There are diverse thinning rate models for single stands as a result of differences in the complexity of the models (e.g., whether they consider variation in trees [26, 27] or in logging and lumbering [31]), in the objective function used (e.g., NPV [10, 12, 29, 32] or in soil expectation value (SEV) [14, 36]), or in other criteria [26, 27]. It is difficult to deal with the necessary complexity using NP algorithms, since the various trade-off relationships, for example, between yield volume at thinning and that at final cutting, may require multimodality of yield models, and the incorporation of logging processes makes them discontinuous. On the other hand, theoretical proofs are required to ensure the reliability of the DP algorithm; however it may be difficult to obtain sufficient proof to support complex yield models. We therefore suggest that simulated annealing (SA) [37, 38], a stochastic algorithm inspired by the annealing process of metals, may satisfy the requirements. It is worth noting that SA has been theoretically proven to provide the global optimum for a wide variety of problems [38], such as the traveling salesman problem [37, 38] and the knapsack problem [39], as long as the “temperature” parameter is decreased gradually enough.

In the field of forestry, SA has usually been used for forest planning under spatial constraints [4042] or with a special objective function such as that defined based on “forest spatial value” [43, 44]. Lately the performance of SA itself has been analyzed, for example, its sensitivity to the parameters used [45] and its application in neighborhood methods [46]. Thus, SA is commonly used in the field and its performance is evaluated. However, this approach has never been used to optimize thinning rates for single stands and its performance in this area has not been evaluated. It is therefore necessary first to evaluate whether SA can be used reliably to optimize thinning rates for single stands.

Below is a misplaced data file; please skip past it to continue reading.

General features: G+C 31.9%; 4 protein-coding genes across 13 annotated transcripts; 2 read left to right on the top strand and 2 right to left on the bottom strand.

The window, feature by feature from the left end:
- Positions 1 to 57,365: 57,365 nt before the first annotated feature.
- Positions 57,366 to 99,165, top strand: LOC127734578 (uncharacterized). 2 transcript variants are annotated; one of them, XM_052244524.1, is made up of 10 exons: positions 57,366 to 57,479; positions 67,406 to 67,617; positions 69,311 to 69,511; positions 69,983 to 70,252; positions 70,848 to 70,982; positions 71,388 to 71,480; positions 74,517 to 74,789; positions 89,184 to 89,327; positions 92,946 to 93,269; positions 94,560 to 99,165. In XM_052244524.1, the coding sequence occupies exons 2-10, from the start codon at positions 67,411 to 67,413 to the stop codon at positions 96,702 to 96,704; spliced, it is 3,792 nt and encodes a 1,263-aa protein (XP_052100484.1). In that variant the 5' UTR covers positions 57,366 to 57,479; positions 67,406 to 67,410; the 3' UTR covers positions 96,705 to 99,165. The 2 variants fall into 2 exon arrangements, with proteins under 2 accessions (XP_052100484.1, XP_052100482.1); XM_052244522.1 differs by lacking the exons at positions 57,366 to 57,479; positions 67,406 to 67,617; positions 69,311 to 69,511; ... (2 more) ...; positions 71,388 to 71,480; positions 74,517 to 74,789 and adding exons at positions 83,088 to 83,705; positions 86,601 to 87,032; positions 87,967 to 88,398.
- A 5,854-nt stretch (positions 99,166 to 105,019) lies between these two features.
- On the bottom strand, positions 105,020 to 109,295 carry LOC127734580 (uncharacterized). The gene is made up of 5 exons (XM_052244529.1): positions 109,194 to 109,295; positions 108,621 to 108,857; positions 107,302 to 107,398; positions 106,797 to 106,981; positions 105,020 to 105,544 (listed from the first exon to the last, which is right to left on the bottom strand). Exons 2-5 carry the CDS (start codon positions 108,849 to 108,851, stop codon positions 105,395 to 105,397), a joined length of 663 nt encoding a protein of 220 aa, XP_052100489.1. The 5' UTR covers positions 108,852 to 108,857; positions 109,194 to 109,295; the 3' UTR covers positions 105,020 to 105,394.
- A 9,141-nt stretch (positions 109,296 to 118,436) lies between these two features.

In this study, we evaluate the potential performance of SA in optimizing thinning rates for single even-aged stands, using plural yield models based on SDMD. We set the thinning interval in each model at five years and the objective function as the NPV before planting for one rotation term. The age of the rotation is one of the most important variables for improving the financial viability of stand-level forest management. However, we fixed this variable in our model, because a change in rotation age leads to a change in the number of dimensions of the model (the number of variables, in this case the number of thinning ages). To optimize both rotation age and thinning rates, it would thus be necessary to define several models with different rotation ages, optimize them, and then choose the best one. The searching performance of the model with a fixed rotation age therefore determines performance in optimizing a model that treats rotation age as a variable.

Whereas the “performance” of an optimization method includes both reliability and efficiency, we must first improve its reliability and only then enhance its efficiency while maintaining reliability. The emphasis is therefore on securing reliable optima with proven, orthodox SA methods. However, the combination of parameters used has strong effects on the performance of SA approaches [45]. In addition, SA is a stochastic algorithm, and as a result the solution obtained from each searching process varies. We therefore search for “the best” combination of SA parameters using CFE, to ensure the best possible performance, using the mean NPV from 39 runs of the SA as the objective function. We also compare the 39 NPVs from the solutions obtained using optimized SA parameters with those obtained using CFE to evaluate whether SA can provide solutions close to the global optimum. Finally, we statistically compared these values with those obtained using RS with five times iterations, to evaluate the comparative merit of SA.

2. Materials and Methods

2.1. Benchmark Model